According to a report published in Bloomberg, Apple is currently working with its Asian suppliers to develop a “long-distance” wireless charging protocol — a significantly more advanced platform than what’s currently available, exclusively for the purpose of juicing up the company’s iPhones and iPads.
Even despite having to overcome a number of technological hurdles to make it happen, the report alleges that Apple is still optimistically shooting for a 2017 timeframe within which to release its new wireless charging solution.
Depiction of Wireless Charging Technology Currently Available
The report claims that Apple is specifically concerned with the energy lost as the result of distance — a major physical limitation to overcome for any wireless charging apparatus.
Surprisingly enough, even despite the fact that other electronics manufacturers have been marketing wireless charging solutions for quite some time now, Apple only recently took an interest in the concept of inductive technology with the Apple Watch.
For those who don’t already know, the Magnetic Charging Cable included with every Watch features an alignment of magnets that interface with complementary magnets built into Apple Watch, which is to ensure the precise alignment of the devices’ inductive power elements. This is to maximize energy transfer efficiency, above all else. However the system is still considered “low-power,” meaning that the Apple Watch takes longer to charge than other Apple products.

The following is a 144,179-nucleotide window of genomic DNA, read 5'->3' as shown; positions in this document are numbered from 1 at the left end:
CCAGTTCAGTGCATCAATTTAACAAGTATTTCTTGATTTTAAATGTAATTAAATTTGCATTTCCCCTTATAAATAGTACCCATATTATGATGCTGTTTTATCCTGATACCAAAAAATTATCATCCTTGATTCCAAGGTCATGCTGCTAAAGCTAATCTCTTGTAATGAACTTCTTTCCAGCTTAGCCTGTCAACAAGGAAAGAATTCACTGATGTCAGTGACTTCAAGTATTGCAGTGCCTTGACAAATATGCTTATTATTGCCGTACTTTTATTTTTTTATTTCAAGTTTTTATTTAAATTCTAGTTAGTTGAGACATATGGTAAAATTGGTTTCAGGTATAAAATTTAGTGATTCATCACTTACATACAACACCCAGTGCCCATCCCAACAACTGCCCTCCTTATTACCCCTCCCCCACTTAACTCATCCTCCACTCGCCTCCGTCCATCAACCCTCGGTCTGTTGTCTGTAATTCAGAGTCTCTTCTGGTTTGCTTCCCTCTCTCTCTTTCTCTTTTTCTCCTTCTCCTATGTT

Although the technological concept behind Apple’s new wireless charging protocol is still unknown, a number of the company’s recent patents paint a picture about its ongoing research efforts in several disciplines. For instance, and perhaps most relevant to today’s report, a 2012 Apple patent offers up a “realistic and practical approach” to creating a wireless power field effective at distances up to one meter.
Interesting stuff …
Although rumors of an Apple-branded wireless charging solution have been circulating for years now, evidence of an impending release of a dedicated product utilizing the technology has yet to materialize. With the competition already on fire, though, delivering their own solutions to market, it’s only reasonable to assume that the Cupertino-company is ramping up research on architecture capable of meeting high-energy deployments like iPhone and iPad. And, if Apple is notorious for anything, chances are it’ll best the rest when it ultimately sees the light of day.
What do you think about Apple’s wireless charging aspirations?
Would you like to be able to charge your iPhone or iPad wirelessly in the future?